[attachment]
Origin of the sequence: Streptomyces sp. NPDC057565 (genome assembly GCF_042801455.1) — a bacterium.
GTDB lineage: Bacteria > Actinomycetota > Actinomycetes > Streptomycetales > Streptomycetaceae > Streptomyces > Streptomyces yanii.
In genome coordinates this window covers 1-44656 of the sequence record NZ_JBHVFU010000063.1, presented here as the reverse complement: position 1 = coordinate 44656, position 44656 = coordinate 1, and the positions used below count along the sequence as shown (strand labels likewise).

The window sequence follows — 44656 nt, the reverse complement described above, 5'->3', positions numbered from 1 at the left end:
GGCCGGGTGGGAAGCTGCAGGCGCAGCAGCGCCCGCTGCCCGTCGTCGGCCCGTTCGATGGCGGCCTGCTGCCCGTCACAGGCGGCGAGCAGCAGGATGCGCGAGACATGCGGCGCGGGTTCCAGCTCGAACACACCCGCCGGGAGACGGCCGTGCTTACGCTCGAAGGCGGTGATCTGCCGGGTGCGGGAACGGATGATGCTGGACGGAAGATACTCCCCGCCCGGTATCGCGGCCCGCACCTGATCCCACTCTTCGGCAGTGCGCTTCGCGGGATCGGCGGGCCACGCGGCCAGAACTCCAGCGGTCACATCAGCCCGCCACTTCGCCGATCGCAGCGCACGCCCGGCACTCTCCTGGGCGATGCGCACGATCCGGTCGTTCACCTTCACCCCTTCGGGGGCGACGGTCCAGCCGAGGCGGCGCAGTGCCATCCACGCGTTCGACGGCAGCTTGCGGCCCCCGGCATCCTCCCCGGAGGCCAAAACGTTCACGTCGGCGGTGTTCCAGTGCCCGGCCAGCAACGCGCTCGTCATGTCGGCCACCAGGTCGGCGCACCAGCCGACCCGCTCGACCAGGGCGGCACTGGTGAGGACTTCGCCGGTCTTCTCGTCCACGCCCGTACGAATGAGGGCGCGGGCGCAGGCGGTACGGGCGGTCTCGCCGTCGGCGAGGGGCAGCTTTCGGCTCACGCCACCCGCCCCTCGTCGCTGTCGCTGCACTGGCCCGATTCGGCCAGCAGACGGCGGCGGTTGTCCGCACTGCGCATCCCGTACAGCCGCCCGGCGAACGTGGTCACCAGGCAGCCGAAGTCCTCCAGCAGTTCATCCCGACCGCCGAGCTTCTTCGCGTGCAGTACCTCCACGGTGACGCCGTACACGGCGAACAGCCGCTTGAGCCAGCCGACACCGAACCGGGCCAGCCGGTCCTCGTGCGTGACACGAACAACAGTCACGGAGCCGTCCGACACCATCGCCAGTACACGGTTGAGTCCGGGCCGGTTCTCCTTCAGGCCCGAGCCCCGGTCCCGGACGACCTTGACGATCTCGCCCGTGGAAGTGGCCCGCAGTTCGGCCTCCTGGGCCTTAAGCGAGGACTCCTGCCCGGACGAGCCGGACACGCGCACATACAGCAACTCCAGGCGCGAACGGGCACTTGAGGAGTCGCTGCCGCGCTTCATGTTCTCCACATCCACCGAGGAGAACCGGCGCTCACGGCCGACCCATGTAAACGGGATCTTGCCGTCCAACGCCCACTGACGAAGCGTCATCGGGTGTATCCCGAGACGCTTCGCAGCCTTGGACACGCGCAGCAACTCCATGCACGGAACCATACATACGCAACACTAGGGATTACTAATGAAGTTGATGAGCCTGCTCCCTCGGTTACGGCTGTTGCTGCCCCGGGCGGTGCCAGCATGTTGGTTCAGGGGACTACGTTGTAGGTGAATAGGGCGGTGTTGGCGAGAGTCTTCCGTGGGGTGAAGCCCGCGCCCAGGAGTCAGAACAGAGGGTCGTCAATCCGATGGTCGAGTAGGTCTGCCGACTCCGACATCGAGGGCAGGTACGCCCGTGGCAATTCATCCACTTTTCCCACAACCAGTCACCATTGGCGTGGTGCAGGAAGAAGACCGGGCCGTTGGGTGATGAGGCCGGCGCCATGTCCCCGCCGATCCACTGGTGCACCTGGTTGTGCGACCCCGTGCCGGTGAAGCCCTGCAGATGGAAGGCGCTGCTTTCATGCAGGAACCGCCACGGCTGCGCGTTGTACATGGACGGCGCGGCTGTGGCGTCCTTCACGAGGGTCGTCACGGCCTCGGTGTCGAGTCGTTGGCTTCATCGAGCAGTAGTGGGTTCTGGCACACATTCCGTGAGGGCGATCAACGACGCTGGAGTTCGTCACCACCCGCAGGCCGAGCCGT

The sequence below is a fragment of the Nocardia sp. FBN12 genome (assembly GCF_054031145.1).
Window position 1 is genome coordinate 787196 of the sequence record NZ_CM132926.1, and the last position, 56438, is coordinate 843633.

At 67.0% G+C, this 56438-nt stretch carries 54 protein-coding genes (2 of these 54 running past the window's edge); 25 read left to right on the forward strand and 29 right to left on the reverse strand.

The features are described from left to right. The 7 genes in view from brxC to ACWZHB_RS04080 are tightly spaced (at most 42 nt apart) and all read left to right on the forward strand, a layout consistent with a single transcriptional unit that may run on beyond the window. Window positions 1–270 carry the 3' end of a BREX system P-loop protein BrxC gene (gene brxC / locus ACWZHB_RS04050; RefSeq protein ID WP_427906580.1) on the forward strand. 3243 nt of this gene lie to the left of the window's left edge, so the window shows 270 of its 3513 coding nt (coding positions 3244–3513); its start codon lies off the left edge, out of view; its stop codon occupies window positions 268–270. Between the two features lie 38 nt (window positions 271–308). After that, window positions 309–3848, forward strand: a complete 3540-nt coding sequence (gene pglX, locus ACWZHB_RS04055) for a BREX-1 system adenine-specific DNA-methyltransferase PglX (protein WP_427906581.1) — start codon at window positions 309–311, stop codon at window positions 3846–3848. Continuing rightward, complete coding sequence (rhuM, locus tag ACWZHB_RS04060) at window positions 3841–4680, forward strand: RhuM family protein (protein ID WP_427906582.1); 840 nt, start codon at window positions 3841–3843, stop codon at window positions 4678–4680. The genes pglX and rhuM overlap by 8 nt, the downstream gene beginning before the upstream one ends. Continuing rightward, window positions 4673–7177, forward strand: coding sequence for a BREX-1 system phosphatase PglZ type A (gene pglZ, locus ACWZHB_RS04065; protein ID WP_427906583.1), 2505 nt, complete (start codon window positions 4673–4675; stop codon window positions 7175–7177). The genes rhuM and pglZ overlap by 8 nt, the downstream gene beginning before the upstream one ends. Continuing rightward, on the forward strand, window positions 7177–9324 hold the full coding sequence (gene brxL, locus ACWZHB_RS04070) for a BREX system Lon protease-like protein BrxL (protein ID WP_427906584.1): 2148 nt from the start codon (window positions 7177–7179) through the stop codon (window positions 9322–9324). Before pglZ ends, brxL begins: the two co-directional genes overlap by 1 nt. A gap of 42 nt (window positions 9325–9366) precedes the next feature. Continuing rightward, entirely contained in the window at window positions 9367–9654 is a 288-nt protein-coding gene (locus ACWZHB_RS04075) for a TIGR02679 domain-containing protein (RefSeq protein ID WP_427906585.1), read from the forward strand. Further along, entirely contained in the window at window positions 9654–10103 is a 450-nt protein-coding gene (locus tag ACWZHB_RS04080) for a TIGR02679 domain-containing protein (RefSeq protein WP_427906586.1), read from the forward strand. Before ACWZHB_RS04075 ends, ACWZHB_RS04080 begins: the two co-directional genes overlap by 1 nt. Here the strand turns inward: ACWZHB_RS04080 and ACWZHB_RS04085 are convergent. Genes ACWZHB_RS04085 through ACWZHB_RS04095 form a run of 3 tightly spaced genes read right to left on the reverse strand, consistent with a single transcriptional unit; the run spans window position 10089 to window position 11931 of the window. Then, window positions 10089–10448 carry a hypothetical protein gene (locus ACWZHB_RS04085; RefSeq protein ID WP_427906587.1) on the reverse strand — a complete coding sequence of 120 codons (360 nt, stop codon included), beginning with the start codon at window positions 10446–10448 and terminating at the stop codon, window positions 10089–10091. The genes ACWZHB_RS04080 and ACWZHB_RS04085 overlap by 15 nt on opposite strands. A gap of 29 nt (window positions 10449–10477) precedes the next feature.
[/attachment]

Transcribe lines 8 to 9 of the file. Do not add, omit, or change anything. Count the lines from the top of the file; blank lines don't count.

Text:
At 67.0% G+C, this 56438-nt stretch carries 54 protein-coding genes (2 of these 54 running past the window's edge); 25 read left to right on the forward strand and 29 right to left on the reverse strand.

The features are described from left to right. The 7 genes in view from brxC to ACWZHB_RS04080 are tightly spaced (at most 42 nt apart) and all read left to right on the forward strand, a layout consistent with a single transcriptional unit that may run on beyond the window. Window positions 1–270 carry the 3' end of a BREX system P-loop protein BrxC gene (gene brxC / locus ACWZHB_RS04050; RefSeq protein ID WP_427906580.1) on the forward strand. 3243 nt of this gene lie to the left of the window's left edge, so the window shows 270 of its 3513 coding nt (coding positions 3244–3513); its start codon lies off the left edge, out of view; its stop codon occupies window positions 268–270. Between the two features lie 38 nt (window positions 271–308). After that, window positions 309–3848, forward strand: a complete 3540-nt coding sequence (gene pglX, locus ACWZHB_RS04055) for a BREX-1 system adenine-specific DNA-methyltransferase PglX (protein WP_427906581.1) — start codon at window positions 309–311, stop codon at window positions 3846–3848. Continuing rightward, complete coding sequence (rhuM, locus tag ACWZHB_RS04060) at window positions 3841–4680, forward strand: RhuM family protein (protein ID WP_427906582.1); 840 nt, start codon at window positions 3841–3843, stop codon at window positions 4678–4680. The genes pglX and rhuM overlap by 8 nt, the downstream gene beginning before the upstream one ends. Continuing rightward, window positions 4673–7177, forward strand: coding sequence for a BREX-1 system phosphatase PglZ type A (gene pglZ, locus ACWZHB_RS04065; protein ID WP_427906583.1), 2505 nt, complete (start codon window positions 4673–4675; stop codon window positions 7175–7177). The genes rhuM and pglZ overlap by 8 nt, the downstream gene beginning before the upstream one ends. Continuing rightward, on the forward strand, window positions 7177–9324 hold the full coding sequence (gene brxL, locus ACWZHB_RS04070) for a BREX system Lon protease-like protein BrxL (protein ID WP_427906584.1): 2148 nt from the start codon (window positions 7177–7179) through the stop codon (window positions 9322–9324). Before pglZ ends, brxL begins: the two co-directional genes overlap by 1 nt. A gap of 42 nt (window positions 9325–9366) precedes the next feature. Continuing rightward, entirely contained in the window at window positions 9367–9654 is a 288-nt protein-coding gene (locus ACWZHB_RS04075) for a TIGR02679 domain-containing protein (RefSeq protein ID WP_427906585.1), read from the forward strand. Further along, entirely contained in the window at window positions 9654–10103 is a 450-nt protein-coding gene (locus tag ACWZHB_RS04080) for a TIGR02679 domain-containing protein (RefSeq protein WP_427906586.1), read from the forward strand. Before ACWZHB_RS04075 ends, ACWZHB_RS04080 begins: the two co-directional genes overlap by 1 nt. Here the strand turns inward: ACWZHB_RS04080 and ACWZHB_RS04085 are convergent. Genes ACWZHB_RS04085 through ACWZHB_RS04095 form a run of 3 tightly spaced genes read right to left on the reverse strand, consistent with a single transcriptional unit; the run spans window position 10089 to window position 11931 of the window. Then, window positions 10089–10448 carry a hypothetical protein gene (locus ACWZHB_RS04085; RefSeq protein ID WP_427906587.1) on the reverse strand — a complete coding sequence of 120 codons (360 nt, stop codon included), beginning with the start codon at window positions 10446–10448 and terminating at the stop codon, window positions 10089–10091. The genes ACWZHB_RS04080 and ACWZHB_RS04085 overlap by 15 nt on opposite strands. A gap of 29 nt (window positions 10449–10477) precedes the next feature.